The BJP claims that since 2014, two dozen activists have been murdered by membersthe PFI in coastal Karnataka . Police investigations have officially pointed to the involvement of PFI members in 10 of the 24 cases -the rest of the men were not victims of communal violence but family quarrels and land and business disputes, according to police documents. “One of the alleged victims was found to be alive and even received an apology from BJP lawmaker Shobha Karandlaje who had first made the list public,” an Udupi-based journalist told NDTV.

But at a public meeting in February in Bengaluru, Prime Minister Narendra Modi said even his government was trying to facilitate “ease of doing business”, there was “ease of doing murder” in Karnataka.

“Coastal Karnataka has never been this divided,” charges Suresh Bhat Bakrabail, an activist who is a member of the Karnataka Forum for Communal Harmony.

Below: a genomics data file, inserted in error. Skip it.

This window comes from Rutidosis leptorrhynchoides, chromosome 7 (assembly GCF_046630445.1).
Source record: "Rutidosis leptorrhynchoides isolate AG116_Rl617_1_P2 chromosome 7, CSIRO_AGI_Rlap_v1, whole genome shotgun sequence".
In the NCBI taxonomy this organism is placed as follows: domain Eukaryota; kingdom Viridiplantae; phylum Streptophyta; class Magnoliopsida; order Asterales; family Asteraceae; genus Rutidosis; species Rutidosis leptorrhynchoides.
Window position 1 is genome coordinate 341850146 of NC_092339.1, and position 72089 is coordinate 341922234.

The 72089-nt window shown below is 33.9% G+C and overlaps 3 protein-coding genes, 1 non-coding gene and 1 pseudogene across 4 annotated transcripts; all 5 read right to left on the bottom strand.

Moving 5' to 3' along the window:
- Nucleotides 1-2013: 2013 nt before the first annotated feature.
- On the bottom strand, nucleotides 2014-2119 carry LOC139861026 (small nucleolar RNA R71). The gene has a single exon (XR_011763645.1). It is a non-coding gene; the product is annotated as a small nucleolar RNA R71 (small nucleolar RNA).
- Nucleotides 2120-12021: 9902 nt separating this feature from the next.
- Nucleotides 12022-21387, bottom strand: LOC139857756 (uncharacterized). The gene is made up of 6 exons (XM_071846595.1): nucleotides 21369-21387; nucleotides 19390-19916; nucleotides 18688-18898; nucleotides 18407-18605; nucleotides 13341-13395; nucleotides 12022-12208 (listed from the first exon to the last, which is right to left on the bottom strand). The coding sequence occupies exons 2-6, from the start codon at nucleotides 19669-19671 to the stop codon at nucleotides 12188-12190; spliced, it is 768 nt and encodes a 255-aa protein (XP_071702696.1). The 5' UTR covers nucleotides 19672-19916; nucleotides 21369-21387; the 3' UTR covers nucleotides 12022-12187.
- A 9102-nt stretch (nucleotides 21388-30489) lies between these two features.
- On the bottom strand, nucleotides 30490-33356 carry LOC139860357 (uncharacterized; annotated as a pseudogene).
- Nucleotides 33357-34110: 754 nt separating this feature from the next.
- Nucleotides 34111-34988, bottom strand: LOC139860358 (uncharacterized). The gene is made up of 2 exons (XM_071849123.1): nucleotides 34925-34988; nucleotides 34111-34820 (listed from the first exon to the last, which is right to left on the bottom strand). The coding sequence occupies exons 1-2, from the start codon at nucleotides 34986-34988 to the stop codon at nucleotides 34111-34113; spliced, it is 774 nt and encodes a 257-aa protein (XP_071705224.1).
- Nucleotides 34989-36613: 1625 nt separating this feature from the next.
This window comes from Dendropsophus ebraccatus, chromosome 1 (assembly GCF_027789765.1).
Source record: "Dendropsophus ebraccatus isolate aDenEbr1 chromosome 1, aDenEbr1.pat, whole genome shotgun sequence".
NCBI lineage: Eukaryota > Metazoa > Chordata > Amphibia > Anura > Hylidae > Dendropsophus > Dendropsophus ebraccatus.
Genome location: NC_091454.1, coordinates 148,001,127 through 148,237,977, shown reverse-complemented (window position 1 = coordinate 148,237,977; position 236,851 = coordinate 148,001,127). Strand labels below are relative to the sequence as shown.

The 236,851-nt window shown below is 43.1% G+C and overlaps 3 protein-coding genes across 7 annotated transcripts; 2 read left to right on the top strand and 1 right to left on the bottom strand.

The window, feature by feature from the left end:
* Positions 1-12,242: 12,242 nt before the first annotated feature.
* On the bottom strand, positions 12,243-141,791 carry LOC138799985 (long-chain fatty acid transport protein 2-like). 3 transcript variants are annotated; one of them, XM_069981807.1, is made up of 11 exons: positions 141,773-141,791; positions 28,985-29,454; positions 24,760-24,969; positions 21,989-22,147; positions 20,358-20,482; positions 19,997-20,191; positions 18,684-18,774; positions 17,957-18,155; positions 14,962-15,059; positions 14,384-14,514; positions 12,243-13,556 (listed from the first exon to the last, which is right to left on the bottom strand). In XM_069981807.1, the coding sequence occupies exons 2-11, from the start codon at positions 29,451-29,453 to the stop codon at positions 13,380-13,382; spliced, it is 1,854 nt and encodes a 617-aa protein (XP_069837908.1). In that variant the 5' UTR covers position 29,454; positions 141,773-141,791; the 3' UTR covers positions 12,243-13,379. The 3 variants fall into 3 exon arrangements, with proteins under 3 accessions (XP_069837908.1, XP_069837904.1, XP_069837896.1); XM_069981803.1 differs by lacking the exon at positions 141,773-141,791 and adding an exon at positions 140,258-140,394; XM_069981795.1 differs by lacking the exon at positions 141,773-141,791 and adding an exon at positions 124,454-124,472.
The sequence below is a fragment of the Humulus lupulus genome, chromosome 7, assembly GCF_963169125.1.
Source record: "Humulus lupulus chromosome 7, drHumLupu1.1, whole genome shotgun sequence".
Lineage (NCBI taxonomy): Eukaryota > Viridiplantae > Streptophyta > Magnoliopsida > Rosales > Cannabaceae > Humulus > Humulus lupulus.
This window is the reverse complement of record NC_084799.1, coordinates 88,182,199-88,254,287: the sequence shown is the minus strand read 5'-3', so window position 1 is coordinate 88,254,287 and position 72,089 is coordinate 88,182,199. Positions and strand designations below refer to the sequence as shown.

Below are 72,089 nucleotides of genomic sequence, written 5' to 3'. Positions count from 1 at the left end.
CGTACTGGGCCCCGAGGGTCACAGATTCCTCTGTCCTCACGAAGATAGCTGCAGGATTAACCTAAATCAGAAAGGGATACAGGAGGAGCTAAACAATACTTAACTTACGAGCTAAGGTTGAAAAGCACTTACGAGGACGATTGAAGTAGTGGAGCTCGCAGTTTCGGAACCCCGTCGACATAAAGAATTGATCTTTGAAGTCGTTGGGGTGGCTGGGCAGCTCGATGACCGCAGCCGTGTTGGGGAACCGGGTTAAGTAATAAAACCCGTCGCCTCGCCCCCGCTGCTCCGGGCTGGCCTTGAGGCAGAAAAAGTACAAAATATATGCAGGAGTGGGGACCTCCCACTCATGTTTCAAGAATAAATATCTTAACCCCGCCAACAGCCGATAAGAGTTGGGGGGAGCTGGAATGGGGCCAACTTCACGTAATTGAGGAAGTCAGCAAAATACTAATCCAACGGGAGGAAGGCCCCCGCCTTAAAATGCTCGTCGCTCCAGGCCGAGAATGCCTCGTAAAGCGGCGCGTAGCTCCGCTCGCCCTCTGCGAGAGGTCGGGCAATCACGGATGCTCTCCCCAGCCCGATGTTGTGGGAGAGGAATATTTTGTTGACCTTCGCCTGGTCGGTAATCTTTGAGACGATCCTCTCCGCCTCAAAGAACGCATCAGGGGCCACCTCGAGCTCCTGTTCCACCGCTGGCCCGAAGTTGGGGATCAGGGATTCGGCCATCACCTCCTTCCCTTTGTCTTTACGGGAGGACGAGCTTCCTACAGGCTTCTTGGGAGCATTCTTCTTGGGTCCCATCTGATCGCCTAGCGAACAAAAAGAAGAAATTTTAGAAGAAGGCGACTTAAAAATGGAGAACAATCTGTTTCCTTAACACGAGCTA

The divide between the two communities, activists say, has sharpened after the last state election in which the BJP, wrecked by infighting, won just two of the 19 seats from the three districts of coastal Karnataka. That’s when the RSS mobilized its formidable force of grassroots workers and delivered immediate results – barely a year later, the BJP won all three parliamentary seats in these areas.

“We will once again sweep coastal Karnataka,” Dr Bharath Shetty, a BJP candidate from Mangaluru, told NDTV. “People here are angry with the Congress government for deliberately taking no action against the killers of Hindu activists for fear of losing the minority vote.” He claims that there is no other election issue here except for the “murderous attacks on the protectors of the Hindu faith by members of the PFI.” He is contradicted by U Rajesh Naik, another BJP candidate, who says it’s wrong to write off the importance of development – and the lack of it on the Congress’ watch. “At the end of the day, all people want is a better life,” he says.